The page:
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Appropriate Placement of Symbols  
Johan M. J. van Parys, PHD  
   

One of the side effects of my being a liturgist is that I am tempted to analyze the liturgy wherever I go. I find myself giving advice to the lectors, critiquing the musical selections, and editing the homily. On occasion, I also am tempted to rearrange the space. Thankfully, I only do these things in my imagination and I most often use my inner voice. Judging from people's comments during liturgy conferences, I gather that many of us are tempted in the same way. I cannot imagine we would come up with the same advice, the same critique, the same edits and the same rearrangement? Regarding the spatial arrangements, this begs the question about universal norms. Do they exist for arranging liturgical spaces? In this column we will consider three: scale, location, and permanence.

First, scaling symbols and decor is the easiest, but the most difficult of tasks. Everything used in the liturgy needs to be scaled according to the building and according to its symbolic importance. From a symbolic perspective, the paschal candle, for instance needs to outsize all other candles. Otherwise, this symbol will make no sense. From the standpoint of appropriate scale, flower arrangements need to be of a certain size in order to work in a building. Sometimes it is better not to have flowers if our only option is undersized arrangements. Judging symbols and decor from the point of view of symbolic importance and scaling them according to the size of the building is an essential part of preparing the church for worship. This norm seems reasonable, but is not always easy to accomplish.

Second, the appropriate placement of the seasonal symbols and the decorative elements requires that they be conspicuous and yet, never obtrusive. Built of Living Stones states, "Decorations are intended to draw people to the true nature of the mystery being celebrated rather than being ends in themselves . . . . [They are] to enhance the primary liturgical points of focus" (#124). In other words, they must be noticeable, yet they must not draw attention away from the liturgy or hinder the liturgical action. People who prepare the church for Christmas, should remember that, for example, large trees may impact the sound of the choir, banks of flowers may prevent access to the baptismal font or hinder processions, and large plants may obscure the view of the altar. Deciding the right proportions and finding the perfect location is both quite complex and of the greatest importance.

Third, it is good to consider the concept of repetition and permanence. Liturgy is ritual, and ritual thrives on repetition. This also holds for liturgical symbols and seasonal decor. It makes no sense to reinvent everything every season. Although one might give some weight to the element of surprise, in the end symbols work best when they can rely on recognition and expectation. In light of this, it might be helpful to designate one spot in the building as the place for seasonal symbols. The Advent wreath may become a Christmas wreath, while during Lent it is replaced by a large wooden cross that is decorated with a victory wreath during Easter, and Pentecost mobile may take its place at the last Sunday of the season.

As if these spatial considerations were not complicated enough, expectation on the part of those of us who create the decor complicate matters even further. We deem the seasonal symbols important and we spend time and energy on the decor, therefore we desire prime locations for our creations. This becomes even more challenging when children are involved. They and their families want to see the children's contributions, and they should when it is appropriate.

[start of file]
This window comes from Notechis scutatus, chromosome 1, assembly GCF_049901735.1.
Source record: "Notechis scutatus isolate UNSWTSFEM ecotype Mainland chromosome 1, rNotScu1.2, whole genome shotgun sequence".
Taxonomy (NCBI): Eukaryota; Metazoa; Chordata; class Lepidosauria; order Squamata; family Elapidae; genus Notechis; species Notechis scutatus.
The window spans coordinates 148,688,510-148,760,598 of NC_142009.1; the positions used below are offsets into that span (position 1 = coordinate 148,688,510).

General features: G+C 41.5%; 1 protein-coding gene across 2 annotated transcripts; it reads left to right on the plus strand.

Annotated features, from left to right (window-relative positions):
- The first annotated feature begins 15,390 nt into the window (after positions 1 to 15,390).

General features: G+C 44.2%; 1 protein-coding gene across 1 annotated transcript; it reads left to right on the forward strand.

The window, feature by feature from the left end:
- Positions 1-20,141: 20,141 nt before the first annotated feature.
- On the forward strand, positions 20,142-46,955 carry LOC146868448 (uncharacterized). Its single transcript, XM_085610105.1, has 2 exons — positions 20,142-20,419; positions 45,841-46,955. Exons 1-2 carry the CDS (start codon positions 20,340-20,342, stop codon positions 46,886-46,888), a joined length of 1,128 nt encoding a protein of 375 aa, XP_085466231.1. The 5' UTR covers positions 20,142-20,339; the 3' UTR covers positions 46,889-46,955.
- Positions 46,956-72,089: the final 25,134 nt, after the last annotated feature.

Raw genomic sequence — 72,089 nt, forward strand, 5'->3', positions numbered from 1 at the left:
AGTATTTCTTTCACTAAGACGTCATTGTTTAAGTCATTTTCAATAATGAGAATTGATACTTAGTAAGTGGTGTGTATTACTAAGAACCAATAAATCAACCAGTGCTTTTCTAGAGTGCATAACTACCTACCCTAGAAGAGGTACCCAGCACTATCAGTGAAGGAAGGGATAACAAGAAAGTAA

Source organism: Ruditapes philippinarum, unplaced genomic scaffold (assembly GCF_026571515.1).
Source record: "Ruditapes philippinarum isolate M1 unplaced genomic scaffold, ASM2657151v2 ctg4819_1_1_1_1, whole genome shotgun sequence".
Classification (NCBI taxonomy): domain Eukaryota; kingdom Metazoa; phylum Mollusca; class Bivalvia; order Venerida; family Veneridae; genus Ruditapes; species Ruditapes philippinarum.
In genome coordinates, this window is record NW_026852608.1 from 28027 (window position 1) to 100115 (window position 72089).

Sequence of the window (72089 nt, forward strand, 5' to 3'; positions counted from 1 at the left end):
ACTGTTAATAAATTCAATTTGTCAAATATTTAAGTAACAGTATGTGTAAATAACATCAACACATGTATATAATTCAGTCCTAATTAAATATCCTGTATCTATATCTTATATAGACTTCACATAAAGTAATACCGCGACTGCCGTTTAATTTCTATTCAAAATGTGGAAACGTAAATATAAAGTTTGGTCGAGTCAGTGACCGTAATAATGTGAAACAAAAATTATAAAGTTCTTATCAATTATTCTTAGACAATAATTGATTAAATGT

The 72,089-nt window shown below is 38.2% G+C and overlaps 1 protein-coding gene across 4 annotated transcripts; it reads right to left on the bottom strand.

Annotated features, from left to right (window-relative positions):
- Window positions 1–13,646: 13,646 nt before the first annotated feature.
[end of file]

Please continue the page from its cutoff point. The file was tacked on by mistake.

Because of all this, we may want to consider two important principles: one, those preparing the liturgical decor should never work in a vacuum; second, they should consider the entire church their responsibility, not certain prime locations.

First, it is essential that the liturgy committee discuss the decor for every season with all parties involved and from all perspectives. Not only those who create the environment, but musicians, sacristans, ministers of hospitality, acolytes, and the presider should be involved in the decision-making process. This way, everyone may voice his or her opinions, concerns, and needs, and no one will be confronted with too much of a surprise right before the Midnight Mass or the Easter Vigil.

Second, those responsible for the decor should think of the entire church (inside and out, including the narthex) as their canvas, not just the sanctuary. The advantages of this approach are numerous: it will prevent the sanctuary from becoming overcrowded, it will include the entire building and all those present for the liturgy in the visual embrace of the liturgy, and it will often afford a more effective symbol.

Instead of placing the Advent wreath next to the altar, one might consider suspending it from the ceiling in the center of the church. The overall result is a more substantial symbol with which the entire assembly gathered can interact in a more immediate way, while the sanctuary remains free from clutter.

None of this is easy, nor will it be accomplished overnight. However, because the task of preparing the church for worship is essential for the successful celebration of the liturgy it is vital that we come back to these principles time and time again until we get it right . . . in heaven.

© 2013 Archdiocese of Chicago: Liturgy Training Publications,
3949 South Racine Ave, Chicago IL 60609

Johan M. J. van Parys, PHD, is Director of Liturgy and Sacred Arts at the Basilica of St. Mary in Minneapolis, Minnesota.
 
         
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